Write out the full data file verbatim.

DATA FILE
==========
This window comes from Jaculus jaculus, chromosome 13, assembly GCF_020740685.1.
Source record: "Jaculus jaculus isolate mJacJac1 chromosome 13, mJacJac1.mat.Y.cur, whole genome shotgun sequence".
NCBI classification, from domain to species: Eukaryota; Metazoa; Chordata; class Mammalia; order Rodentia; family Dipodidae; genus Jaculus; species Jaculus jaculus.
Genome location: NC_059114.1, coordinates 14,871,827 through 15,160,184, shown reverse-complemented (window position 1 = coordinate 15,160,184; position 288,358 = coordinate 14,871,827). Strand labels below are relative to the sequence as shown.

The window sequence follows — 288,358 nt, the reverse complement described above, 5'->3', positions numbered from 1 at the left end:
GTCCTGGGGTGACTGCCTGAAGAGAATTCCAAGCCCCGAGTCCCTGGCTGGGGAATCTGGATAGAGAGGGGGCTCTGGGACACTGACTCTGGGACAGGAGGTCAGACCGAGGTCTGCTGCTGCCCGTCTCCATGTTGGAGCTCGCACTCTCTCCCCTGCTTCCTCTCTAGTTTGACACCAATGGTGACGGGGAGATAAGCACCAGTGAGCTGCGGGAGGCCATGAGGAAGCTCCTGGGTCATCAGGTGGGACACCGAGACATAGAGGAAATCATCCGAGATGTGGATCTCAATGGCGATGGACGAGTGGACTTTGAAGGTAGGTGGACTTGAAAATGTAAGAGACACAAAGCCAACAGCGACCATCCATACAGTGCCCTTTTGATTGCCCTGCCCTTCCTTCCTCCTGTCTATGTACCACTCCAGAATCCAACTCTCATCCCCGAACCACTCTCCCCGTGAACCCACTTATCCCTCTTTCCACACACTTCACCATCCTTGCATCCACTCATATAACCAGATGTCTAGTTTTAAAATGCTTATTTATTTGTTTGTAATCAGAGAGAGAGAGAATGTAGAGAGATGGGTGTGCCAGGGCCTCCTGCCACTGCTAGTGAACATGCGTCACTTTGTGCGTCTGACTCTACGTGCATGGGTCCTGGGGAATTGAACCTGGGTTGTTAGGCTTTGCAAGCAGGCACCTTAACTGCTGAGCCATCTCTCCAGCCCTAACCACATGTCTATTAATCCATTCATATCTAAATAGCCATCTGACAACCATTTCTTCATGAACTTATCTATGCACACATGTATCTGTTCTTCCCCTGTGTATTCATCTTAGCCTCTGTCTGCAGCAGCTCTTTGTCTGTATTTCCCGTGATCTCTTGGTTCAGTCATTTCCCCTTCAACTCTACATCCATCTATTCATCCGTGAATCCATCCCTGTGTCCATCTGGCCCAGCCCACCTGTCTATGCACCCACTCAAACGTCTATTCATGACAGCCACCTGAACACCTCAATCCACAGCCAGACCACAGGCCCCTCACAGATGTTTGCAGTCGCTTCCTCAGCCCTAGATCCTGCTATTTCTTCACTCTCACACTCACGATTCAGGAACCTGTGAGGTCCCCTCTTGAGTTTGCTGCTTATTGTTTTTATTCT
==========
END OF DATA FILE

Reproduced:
This window comes from Jaculus jaculus, chromosome 13, assembly GCF_020740685.1.
Source record: "Jaculus jaculus isolate mJacJac1 chromosome 13, mJacJac1.mat.Y.cur, whole genome shotgun sequence".
NCBI classification, from domain to species: Eukaryota; Metazoa; Chordata; class Mammalia; order Rodentia; family Dipodidae; genus Jaculus; species Jaculus jaculus.
Genome location: NC_059114.1, coordinates 14,871,827 through 15,160,184, shown reverse-complemented (window position 1 = coordinate 15,160,184; position 288,358 = coordinate 14,871,827). Strand labels below are relative to the sequence as shown.

The window sequence follows — 288,358 nt, the reverse complement described above, 5'->3', positions numbered from 1 at the left end:
GTCCTGGGGTGACTGCCTGAAGAGAATTCCAAGCCCCGAGTCCCTGGCTGGGGAATCTGGATAGAGAGGGGGCTCTGGGACACTGACTCTGGGACAGGAGGTCAGACCGAGGTCTGCTGCTGCCCGTCTCCATGTTGGAGCTCGCACTCTCTCCCCTGCTTCCTCTCTAGTTTGACACCAATGGTGACGGGGAGATAAGCACCAGTGAGCTGCGGGAGGCCATGAGGAAGCTCCTGGGTCATCAGGTGGGACACCGAGACATAGAGGAAATCATCCGAGATGTGGATCTCAATGGCGATGGACGAGTGGACTTTGAAGGTAGGTGGACTTGAAAATGTAAGAGACACAAAGCCAACAGCGACCATCCATACAGTGCCCTTTTGATTGCCCTGCCCTTCCTTCCTCCTGTCTATGTACCACTCCAGAATCCAACTCTCATCCCCGAACCACTCTCCCCGTGAACCCACTTATCCCTCTTTCCACACACTTCACCATCCTTGCATCCACTCATATAACCAGATGTCTAGTTTTAAAATGCTTATTTATTTGTTTGTAATCAGAGAGAGAGAGAATGTAGAGAGATGGGTGTGCCAGGGCCTCCTGCCACTGCTAGTGAACATGCGTCACTTTGTGCGTCTGACTCTACGTGCATGGGTCCTGGGGAATTGAACCTGGGTTGTTAGGCTTTGCAAGCAGGCACCTTAACTGCTGAGCCATCTCTCCAGCCCTAACCACATGTCTATTAATCCATTCATATCTAAATAGCCATCTGACAACCATTTCTTCATGAACTTATCTATGCACACATGTATCTGTTCTTCCCCTGTGTATTCATCTTAGCCTCTGTCTGCAGCAGCTCTTTGTCTGTATTTCCCGTGATCTCTTGGTTCAGTCATTTCCCCTTCAACTCTACATCCATCTATTCATCCGTGAATCCATCCCTGTGTCCATCTGGCCCAGCCCACCTGTCTATGCACCCACTCAAACGTCTATTCATGACAGCCACCTGAACACCTCAATCCACAGCCAGACCACAGGCCCCTCACAGATGTTTGCAGTCGCTTCCTCAGCCCTAGATCCTGCTATTTCTTCACTCTCACACTCACGATTCAGGAACCTGTGAGGTCCCCTCTTGAGTTTGCTGCTTATTGTTTTTATTCT